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|Title:||A novel lectin domain-containing protein (LvCTLD) associated with response of the whiteleg shrimp Penaeus (Litopenaeus) vannamei to yellow head virus (YHV)|
Timothy W. Flegel
Thailand National Center for Genetic Engineering and Biotechnology
Thailand National Science and Technology Development Agency
|Keywords:||Biochemistry, Genetics and Molecular Biology;Immunology and Microbiology|
|Citation:||Developmental and Comparative Immunology. Vol.37, No.3-4 (2012), 334-341|
|Abstract:||When using mRNA from gills of normal whiteleg shrimp Penaeus (Litopenaeus) vannamei as the tester and mRNA from yellow head virus (YHV)-infected shrimp as the driver, subtractive suppression hybridization (SSH) revealed that a novel EST clone of 198. bp with a putative C-type lectin-like domain (CTLD) was downregulated in YHV-infected shrimp. The clone nucleotide sequence had 99% identity with one contig MGID1052359 (1,380. bp) reported in an EST database of P. vannamei, and the presence of this target in normal shrimp was confirmed by RT-PCR using primers designed from the MGID1052359 sequence. Analysis of the primary structure of the deduced amino acid (a.a.) sequence of the contig revealed a short portion (40 a.a. residues) at its N-terminus with high similarity to a low density lipoprotein receptor (LDLR) class A domain and another 152 a.a. residues at its C-terminus with high similarity to a C-type lectin domain. Thus, the clone was named LvCTLD and three recombinant proteins (LvCTLD, the LDLR domain and the CTLD domain) were synthesized in a bacterial system based on its sequence. An in vitro encapsulation assay revealed that Sepharose 4B beads coated with rLvCTLD were encapsulated by shrimp hemocytes and that melanization followed by 24. h post-encapsulation. The encapsulation activity of rLvCTLD was inhibited by 100. mM galactose, but not mannose or EDTA. In vivo injection of rLvCTLD or rLvCTLD plus YHV resulted in a significant elevation of PO activity in the hemolymph of the challenged shrimp when compared to shrimp injected with buffer, suggesting that rLvCTLD could activate the proPO system. An ELISA test revealed that rLvCTLD could bind to YHV particles in the presence of shrimp hemolymph. Phylogenetic analysis suggested that the LvCTLD sequence was more closely related to an antiviral gene found in Penaeus monodon (PmAV) than to other reported shrimp lectins. Taken together, we conclude that a novel shrimp LvCTLD is a host recognition molecule involved in the shrimp defense mechanism against YHV via recruitment of hemocytes, probably at the site of viral infection, and via activation of the proPO system. © 2011 Elsevier Ltd.|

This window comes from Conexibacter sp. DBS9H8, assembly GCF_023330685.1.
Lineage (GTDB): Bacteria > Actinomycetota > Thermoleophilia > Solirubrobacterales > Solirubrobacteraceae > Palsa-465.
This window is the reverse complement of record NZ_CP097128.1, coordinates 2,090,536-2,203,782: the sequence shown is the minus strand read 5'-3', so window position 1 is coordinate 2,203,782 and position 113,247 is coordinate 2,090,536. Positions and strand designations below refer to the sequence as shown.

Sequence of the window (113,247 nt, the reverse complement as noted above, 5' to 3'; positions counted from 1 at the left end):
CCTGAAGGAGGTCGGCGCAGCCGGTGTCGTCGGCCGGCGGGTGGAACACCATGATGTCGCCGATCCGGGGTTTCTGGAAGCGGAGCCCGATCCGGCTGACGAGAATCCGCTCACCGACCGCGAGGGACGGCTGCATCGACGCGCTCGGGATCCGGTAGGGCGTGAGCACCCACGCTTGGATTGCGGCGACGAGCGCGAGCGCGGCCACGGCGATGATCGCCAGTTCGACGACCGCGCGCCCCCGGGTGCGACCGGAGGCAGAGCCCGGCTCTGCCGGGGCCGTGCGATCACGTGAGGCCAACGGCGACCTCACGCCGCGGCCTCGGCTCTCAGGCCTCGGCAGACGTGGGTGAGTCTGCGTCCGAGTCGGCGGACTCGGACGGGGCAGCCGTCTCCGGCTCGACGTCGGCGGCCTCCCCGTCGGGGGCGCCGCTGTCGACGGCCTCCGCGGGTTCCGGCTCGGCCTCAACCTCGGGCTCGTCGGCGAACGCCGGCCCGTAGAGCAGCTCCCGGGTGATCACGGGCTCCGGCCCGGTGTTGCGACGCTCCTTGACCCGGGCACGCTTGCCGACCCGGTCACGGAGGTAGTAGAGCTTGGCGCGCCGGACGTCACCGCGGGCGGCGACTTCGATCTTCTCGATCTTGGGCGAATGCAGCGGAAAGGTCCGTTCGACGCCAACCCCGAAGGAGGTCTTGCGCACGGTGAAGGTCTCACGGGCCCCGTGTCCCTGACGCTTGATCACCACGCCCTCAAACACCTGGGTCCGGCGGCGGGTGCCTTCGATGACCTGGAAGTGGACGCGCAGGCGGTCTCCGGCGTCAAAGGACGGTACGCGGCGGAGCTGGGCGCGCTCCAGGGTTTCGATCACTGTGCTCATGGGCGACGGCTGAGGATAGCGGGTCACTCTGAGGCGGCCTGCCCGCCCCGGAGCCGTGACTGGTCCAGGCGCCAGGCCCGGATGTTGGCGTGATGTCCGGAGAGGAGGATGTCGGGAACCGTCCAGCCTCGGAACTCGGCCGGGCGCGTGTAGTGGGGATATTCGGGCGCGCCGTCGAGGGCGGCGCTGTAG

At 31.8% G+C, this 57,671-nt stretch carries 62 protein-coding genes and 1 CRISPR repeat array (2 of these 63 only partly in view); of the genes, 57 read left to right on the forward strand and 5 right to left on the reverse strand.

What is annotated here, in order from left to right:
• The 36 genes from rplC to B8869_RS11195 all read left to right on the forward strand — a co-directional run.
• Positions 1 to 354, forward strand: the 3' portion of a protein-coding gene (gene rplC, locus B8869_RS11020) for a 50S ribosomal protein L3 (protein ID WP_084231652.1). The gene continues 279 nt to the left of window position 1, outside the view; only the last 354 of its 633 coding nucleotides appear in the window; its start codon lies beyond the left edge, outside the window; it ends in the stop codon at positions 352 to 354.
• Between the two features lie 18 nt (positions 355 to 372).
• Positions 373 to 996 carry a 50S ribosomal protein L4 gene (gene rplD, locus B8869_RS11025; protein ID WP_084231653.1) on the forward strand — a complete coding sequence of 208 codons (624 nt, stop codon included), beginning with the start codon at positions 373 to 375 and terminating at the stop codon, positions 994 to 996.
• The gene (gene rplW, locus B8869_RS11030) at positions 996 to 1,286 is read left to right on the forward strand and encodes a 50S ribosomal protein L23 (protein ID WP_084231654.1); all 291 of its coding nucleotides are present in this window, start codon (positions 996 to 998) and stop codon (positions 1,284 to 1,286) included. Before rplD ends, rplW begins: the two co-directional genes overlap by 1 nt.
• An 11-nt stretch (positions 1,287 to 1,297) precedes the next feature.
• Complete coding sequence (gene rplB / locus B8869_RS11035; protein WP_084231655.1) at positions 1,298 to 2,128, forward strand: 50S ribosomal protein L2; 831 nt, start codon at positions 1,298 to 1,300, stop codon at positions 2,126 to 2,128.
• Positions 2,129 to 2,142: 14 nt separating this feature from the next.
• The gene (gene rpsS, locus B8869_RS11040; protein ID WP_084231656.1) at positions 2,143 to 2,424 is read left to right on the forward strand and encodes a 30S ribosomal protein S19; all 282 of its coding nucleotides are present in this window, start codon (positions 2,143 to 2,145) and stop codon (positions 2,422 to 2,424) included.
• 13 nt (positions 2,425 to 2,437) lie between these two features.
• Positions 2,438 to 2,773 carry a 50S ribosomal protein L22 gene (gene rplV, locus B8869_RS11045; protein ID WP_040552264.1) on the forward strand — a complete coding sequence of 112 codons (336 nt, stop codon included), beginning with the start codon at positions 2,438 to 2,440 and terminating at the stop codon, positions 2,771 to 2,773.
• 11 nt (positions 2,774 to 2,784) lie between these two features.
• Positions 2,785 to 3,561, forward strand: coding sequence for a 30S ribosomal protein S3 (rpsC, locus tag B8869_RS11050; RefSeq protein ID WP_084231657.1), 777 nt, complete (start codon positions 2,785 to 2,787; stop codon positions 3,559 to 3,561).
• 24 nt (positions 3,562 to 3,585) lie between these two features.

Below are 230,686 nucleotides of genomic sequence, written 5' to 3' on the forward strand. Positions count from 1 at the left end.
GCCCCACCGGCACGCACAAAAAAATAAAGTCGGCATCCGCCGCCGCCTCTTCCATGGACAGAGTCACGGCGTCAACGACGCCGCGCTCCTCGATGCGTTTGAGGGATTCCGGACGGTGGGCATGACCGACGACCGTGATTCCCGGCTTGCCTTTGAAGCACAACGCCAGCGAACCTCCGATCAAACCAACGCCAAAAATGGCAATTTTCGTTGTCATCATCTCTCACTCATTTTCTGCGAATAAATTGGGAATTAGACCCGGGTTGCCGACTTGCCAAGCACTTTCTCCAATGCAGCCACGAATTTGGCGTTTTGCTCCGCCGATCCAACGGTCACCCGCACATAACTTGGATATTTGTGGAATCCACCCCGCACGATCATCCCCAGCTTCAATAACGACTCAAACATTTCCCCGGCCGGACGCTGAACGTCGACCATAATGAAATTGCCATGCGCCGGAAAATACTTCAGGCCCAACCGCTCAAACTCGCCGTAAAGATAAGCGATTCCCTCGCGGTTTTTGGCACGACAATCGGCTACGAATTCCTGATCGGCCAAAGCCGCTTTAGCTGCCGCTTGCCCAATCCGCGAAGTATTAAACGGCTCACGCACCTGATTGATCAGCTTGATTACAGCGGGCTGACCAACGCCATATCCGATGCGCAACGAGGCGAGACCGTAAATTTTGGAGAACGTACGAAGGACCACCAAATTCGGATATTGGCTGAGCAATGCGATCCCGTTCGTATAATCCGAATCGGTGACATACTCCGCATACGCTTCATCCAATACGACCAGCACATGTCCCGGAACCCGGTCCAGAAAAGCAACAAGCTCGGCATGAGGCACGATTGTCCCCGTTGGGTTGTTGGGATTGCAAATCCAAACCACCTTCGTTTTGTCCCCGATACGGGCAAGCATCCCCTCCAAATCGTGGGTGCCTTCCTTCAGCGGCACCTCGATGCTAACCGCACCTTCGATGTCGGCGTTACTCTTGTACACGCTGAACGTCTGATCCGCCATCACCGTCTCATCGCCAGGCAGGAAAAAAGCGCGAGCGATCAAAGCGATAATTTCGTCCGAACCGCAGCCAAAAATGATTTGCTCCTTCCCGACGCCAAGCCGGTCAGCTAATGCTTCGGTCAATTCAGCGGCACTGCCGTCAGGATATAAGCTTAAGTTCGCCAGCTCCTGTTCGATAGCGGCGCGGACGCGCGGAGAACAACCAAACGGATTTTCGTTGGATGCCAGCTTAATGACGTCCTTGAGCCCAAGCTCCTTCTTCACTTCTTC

|Appears in Collections:||Scopus 2011-2015|
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